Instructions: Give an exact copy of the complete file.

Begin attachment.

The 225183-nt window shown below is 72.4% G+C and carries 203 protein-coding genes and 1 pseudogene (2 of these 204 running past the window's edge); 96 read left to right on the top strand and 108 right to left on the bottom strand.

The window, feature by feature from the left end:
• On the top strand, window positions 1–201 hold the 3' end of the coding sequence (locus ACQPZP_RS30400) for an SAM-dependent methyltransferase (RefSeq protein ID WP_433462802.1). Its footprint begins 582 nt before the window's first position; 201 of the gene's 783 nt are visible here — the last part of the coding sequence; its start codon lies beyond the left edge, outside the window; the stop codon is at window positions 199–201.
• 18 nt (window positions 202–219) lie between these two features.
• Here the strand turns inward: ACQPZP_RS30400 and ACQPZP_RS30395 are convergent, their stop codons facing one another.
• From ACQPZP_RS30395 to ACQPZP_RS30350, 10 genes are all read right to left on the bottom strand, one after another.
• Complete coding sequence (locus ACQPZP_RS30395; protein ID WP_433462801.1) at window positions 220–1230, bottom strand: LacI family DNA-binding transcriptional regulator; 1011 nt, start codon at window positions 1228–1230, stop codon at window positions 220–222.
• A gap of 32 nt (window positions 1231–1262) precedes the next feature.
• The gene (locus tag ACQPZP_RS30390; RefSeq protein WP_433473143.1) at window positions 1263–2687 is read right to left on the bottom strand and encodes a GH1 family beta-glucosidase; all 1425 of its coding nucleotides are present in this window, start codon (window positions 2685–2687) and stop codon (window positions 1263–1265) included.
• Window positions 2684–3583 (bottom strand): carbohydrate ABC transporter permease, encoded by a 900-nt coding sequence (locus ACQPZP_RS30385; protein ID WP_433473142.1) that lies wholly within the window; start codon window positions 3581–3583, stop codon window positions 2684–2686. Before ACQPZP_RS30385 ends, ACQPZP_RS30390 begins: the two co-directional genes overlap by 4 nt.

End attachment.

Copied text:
The 225183-nt window shown below is 72.4% G+C and carries 203 protein-coding genes and 1 pseudogene (2 of these 204 running past the window's edge); 96 read left to right on the top strand and 108 right to left on the bottom strand.

The window, feature by feature from the left end:
• On the top strand, window positions 1–201 hold the 3' end of the coding sequence (locus ACQPZP_RS30400) for an SAM-dependent methyltransferase (RefSeq protein ID WP_433462802.1). Its footprint begins 582 nt before the window's first position; 201 of the gene's 783 nt are visible here — the last part of the coding sequence; its start codon lies beyond the left edge, outside the window; the stop codon is at window positions 199–201.
• 18 nt (window positions 202–219) lie between these two features.
• Here the strand turns inward: ACQPZP_RS30400 and ACQPZP_RS30395 are convergent, their stop codons facing one another.
• From ACQPZP_RS30395 to ACQPZP_RS30350, 10 genes are all read right to left on the bottom strand, one after another.
• Complete coding sequence (locus ACQPZP_RS30395; protein ID WP_433462801.1) at window positions 220–1230, bottom strand: LacI family DNA-binding transcriptional regulator; 1011 nt, start codon at window positions 1228–1230, stop codon at window positions 220–222.
• A gap of 32 nt (window positions 1231–1262) precedes the next feature.
• The gene (locus tag ACQPZP_RS30390; RefSeq protein WP_433473143.1) at window positions 1263–2687 is read right to left on the bottom strand and encodes a GH1 family beta-glucosidase; all 1425 of its coding nucleotides are present in this window, start codon (window positions 2685–2687) and stop codon (window positions 1263–1265) included.
• Window positions 2684–3583 (bottom strand): carbohydrate ABC transporter permease, encoded by a 900-nt coding sequence (locus ACQPZP_RS30385; protein ID WP_433473142.1) that lies wholly within the window; start codon window positions 3581–3583, stop codon window positions 2684–2686. Before ACQPZP_RS30385 ends, ACQPZP_RS30390 begins: the two co-directional genes overlap by 4 nt.